If you’re interested in long-distance cycling, sooner or later you’ll come across brevets – a form of event that offers a very relaxed introduction to the sport, as Eva finds. In this article she shares with you what a brevet is, how it works and what she loves so much about it. And if that makes you want to give it a try, she also has some easy tips for getting started.
What is that actually, a brevet?
Brevet riding has its origins in France. This is also where the world federation “Randonneurs Mondiaux”, the worldwide umbrella organization, is based.
The world federation currently has fourteen so-called brevet locations in Germany, where people take care of organizing a brevet series every year. A series consists of routes of 200, 300, 400 and 600 km, which are ridden from March or April on at intervals of about four weeks. You register via a contact form, pay about five to fifteen euros per event, and in return you get the track as a GPX file for the navigation system, possibly a roadbook (a written description of the route) and the yellow brevet card, on which you collect stamps at specified locations and record the passage times.
In the brevet series, no food is provided by default. Only the route and a time limit within which the finish must be reached in order for it to be considered passed are specified. The rest (breaks, food, stamps) you organize yourself. Some organizers surprise you at a checkpoint with a table full of bananas, coke and cereal bars or announce a bunch of hungry cyclists at popular gastronomic establishments. On my first 600 Brevet, with my fellow rider I came across a gas station with a night counter in the middle of lonely Brandenburg at one o’clock in the morning. The nice woman let only us cyclists in, had laid out blankets so that we could stretch out on the floor, and even dimmed the lights. She had, as she said, already looked forward to some entertainment by us “brave cyclists”.
Also, tips often make the rounds among the experienced where on the route there is a good opportunity to lie down briefly – it makes sense to prick up your ears at the start and on the way.
There is often more support at the Super Brevets, e.g. Paris-Brest-Paris, where food and partly mattress camps are available at the checkpoints. For detailed information, please contact the respective organizer.
What is the time limit for these 300, 400 or 600 kilometers?
The time limit always includes the time on the road, i.e. the complete time the tour takes, including breaks. For 200 kilometers, the limit is 13.5 hours. At an average of 20 kilometers, you still have 3.5 hours for eating, getting dressed and undressed, etc. This may sound comfortable at first, but it becomes more challenging for longer distances: the required gross average remains almost the same, but the riding speed decreases, the required break time increases, and if you ride through the night, you may have to take a longer sleep break. A “real” overnight stay in a hotel is not possible for an average rider. The alternative is to take power naps in savings bank vestibules or in a bus shelter along the way.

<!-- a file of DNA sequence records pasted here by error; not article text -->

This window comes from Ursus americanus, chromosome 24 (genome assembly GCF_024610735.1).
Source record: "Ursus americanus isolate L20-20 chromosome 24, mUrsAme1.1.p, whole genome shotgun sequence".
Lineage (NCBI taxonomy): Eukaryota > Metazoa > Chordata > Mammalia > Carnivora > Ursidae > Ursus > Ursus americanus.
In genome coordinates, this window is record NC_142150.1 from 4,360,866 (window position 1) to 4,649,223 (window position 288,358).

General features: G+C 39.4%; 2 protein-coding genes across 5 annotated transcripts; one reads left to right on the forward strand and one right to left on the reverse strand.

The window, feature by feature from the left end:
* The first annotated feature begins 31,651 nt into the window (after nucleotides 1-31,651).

Official time limit
Paris – Brest – Paris: 1,200 km
Super Randonnée, 600-620 km with > 10,000 vertical meters
If you stay within the time limit and can prove it with the stamps and times on your brevet card, your tour will be “homologated”. Another randonneur term – which simply means the world federation recognizes your successful participation.
This is important, among other things, if you want to participate in a brevet for which you have to qualify. The most famous reason is Paris-Brest-Paris, or PBP, a legendary Super Brevet that takes place every four years, next time in 2023, when thousands of people from all over the world spend four days and nights riding in cycling-mad France from the capital to the coast and back – many describe it as the crowning achievement of their brevet careers. However, there are many other so-called Super Brevets worldwide, i.e. brevets with distances of 1,000 kilometers and more.
Unlike most self-supported races, you are allowed to help each other at brevets, i.e. ride in slipstream, or pre-book an overnight stay – if the time limit allows it!
Selection from Flèche Allemagne to PBP – or DIY-Brevets!
n addition to the series and Super Brevets, there are other official brevet formats, such as the Flèche Allemagne, where you cycle in teams from any point in Germany to Wartburg Castle near Eisenach in 24 hours (and meet dozens of like-minded people from all over the country). Or the so-called Super Randonnées, which are routes of around 600 kilometers with at least 10,000 meters of altitude gain, i.e. with a significantly higher percentage of climbing. These function as “permanents”, which means that there is no common start date, each person organizes their own ride.
The term “brevet” is also not protected. There are official events that have nothing to do with the Randonneurs Mondiaux, such as the Swiss Alpine Brevet, which is actually a cycling marathon. Or privately organized rides called brevet, such as Marie’s Mill Brevet. Such events only follow the actual brevet rules as far as the initiators want them to.
And finally, everyone can plan a route and call it a brevet.
Brevet riding, is that something for you?
I like brevets because I find them relatively low-threshold and independent in the whole recreational cycling circus: